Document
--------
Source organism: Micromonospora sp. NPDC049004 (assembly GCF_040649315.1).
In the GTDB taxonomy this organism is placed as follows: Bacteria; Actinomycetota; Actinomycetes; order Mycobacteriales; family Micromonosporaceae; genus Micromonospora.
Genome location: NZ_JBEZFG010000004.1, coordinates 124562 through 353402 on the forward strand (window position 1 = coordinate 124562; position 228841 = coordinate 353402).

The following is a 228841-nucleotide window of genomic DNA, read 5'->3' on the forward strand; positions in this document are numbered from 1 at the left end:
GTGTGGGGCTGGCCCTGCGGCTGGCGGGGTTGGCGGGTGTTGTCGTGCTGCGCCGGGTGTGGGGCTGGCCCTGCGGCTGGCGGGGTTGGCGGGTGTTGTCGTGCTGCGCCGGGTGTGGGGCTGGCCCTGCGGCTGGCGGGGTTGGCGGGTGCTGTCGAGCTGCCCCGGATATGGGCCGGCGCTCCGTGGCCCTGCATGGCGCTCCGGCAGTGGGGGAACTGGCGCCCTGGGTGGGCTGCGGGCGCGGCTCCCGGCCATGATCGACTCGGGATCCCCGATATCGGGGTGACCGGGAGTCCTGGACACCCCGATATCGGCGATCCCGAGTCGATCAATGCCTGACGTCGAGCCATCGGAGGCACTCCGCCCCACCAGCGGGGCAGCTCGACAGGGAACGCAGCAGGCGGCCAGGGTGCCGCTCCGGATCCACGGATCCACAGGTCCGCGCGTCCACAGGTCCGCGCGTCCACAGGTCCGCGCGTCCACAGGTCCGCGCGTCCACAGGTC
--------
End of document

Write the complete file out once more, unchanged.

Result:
Source organism: Micromonospora sp. NPDC049004 (assembly GCF_040649315.1).
In the GTDB taxonomy this organism is placed as follows: Bacteria; Actinomycetota; Actinomycetes; order Mycobacteriales; family Micromonosporaceae; genus Micromonospora.
Genome location: NZ_JBEZFG010000004.1, coordinates 124562 through 353402 on the forward strand (window position 1 = coordinate 124562; position 228841 = coordinate 353402).

The following is a 228841-nucleotide window of genomic DNA, read 5'->3' on the forward strand; positions in this document are numbered from 1 at the left end:
GTGTGGGGCTGGCCCTGCGGCTGGCGGGGTTGGCGGGTGTTGTCGTGCTGCGCCGGGTGTGGGGCTGGCCCTGCGGCTGGCGGGGTTGGCGGGTGTTGTCGTGCTGCGCCGGGTGTGGGGCTGGCCCTGCGGCTGGCGGGGTTGGCGGGTGCTGTCGAGCTGCCCCGGATATGGGCCGGCGCTCCGTGGCCCTGCATGGCGCTCCGGCAGTGGGGGAACTGGCGCCCTGGGTGGGCTGCGGGCGCGGCTCCCGGCCATGATCGACTCGGGATCCCCGATATCGGGGTGACCGGGAGTCCTGGACACCCCGATATCGGCGATCCCGAGTCGATCAATGCCTGACGTCGAGCCATCGGAGGCACTCCGCCCCACCAGCGGGGCAGCTCGACAGGGAACGCAGCAGGCGGCCAGGGTGCCGCTCCGGATCCACGGATCCACAGGTCCGCGCGTCCACAGGTCCGCGCGTCCACAGGTCCGCGCGTCCACAGGTCCGCGCGTCCACAGGTC